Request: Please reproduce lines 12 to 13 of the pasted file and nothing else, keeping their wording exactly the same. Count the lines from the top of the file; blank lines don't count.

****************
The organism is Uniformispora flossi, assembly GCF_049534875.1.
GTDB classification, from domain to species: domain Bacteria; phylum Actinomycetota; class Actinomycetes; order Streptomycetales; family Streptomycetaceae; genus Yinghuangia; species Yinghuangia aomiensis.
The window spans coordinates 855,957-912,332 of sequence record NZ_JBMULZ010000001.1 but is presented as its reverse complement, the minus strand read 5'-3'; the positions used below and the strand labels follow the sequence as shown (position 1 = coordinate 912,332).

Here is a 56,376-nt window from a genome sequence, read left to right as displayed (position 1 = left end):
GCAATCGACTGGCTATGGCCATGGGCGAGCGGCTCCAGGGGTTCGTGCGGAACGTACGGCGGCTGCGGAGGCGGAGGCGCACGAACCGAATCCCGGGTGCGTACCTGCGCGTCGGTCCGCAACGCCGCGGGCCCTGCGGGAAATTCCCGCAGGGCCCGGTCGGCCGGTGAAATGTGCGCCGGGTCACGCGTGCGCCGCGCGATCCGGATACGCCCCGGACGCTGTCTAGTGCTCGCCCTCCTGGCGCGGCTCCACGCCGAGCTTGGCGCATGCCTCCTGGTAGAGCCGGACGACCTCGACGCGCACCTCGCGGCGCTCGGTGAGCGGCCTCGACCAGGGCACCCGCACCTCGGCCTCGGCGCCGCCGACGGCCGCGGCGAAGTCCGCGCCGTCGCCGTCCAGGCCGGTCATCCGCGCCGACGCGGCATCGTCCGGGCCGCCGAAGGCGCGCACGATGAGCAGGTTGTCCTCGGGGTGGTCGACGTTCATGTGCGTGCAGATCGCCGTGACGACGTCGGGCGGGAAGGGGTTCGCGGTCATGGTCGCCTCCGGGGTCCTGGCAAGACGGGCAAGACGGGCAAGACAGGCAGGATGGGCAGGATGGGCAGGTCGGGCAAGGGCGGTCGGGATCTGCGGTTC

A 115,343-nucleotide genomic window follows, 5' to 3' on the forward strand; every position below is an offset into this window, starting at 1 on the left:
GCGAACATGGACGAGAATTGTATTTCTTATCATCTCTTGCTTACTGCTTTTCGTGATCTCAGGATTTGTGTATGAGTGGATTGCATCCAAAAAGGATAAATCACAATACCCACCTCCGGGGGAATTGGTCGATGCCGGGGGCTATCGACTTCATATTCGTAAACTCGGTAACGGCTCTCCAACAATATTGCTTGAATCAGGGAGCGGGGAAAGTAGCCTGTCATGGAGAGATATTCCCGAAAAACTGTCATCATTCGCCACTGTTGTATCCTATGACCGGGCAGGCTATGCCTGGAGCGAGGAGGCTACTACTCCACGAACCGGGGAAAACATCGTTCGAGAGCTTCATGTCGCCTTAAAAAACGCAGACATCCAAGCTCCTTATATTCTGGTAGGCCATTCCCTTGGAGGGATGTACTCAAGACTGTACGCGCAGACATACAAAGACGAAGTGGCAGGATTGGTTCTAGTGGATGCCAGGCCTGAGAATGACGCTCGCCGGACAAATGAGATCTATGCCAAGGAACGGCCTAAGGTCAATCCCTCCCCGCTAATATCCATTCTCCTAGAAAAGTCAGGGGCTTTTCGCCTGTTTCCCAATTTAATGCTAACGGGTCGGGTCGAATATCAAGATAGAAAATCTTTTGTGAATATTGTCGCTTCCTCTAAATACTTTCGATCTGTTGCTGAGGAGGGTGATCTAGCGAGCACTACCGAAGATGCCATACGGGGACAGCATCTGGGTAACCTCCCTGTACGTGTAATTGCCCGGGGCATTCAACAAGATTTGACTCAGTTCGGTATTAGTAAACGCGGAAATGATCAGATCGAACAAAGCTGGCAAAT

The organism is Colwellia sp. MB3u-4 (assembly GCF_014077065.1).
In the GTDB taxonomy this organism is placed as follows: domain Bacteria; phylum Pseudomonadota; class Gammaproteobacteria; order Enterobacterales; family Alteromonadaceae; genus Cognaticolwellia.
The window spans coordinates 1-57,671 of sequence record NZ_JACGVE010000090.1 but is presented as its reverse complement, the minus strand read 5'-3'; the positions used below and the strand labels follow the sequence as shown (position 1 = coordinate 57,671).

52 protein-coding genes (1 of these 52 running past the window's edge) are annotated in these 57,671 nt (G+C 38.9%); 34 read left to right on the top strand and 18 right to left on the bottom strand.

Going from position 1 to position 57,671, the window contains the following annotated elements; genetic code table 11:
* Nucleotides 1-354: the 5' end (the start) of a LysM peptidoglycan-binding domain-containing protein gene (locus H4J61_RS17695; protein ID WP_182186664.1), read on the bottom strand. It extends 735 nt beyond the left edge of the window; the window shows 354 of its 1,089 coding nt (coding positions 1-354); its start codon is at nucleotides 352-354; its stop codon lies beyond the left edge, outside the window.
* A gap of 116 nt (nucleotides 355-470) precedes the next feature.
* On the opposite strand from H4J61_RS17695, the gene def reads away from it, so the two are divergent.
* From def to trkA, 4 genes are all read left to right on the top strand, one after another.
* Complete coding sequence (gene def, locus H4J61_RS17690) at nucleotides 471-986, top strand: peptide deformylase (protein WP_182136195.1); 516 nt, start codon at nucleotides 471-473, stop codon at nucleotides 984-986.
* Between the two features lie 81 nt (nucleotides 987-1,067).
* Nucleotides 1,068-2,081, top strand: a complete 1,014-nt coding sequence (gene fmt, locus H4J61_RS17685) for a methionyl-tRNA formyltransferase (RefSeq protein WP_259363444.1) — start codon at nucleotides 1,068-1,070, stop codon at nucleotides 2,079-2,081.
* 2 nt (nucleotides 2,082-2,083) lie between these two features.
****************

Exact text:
Going from position 1 to position 57,671, the window contains the following annotated elements; genetic code table 11:
* Nucleotides 1-354: the 5' end (the start) of a LysM peptidoglycan-binding domain-containing protein gene (locus H4J61_RS17695; protein ID WP_182186664.1), read on the bottom strand. It extends 735 nt beyond the left edge of the window; the window shows 354 of its 1,089 coding nt (coding positions 1-354); its start codon is at nucleotides 352-354; its stop codon lies beyond the left edge, outside the window.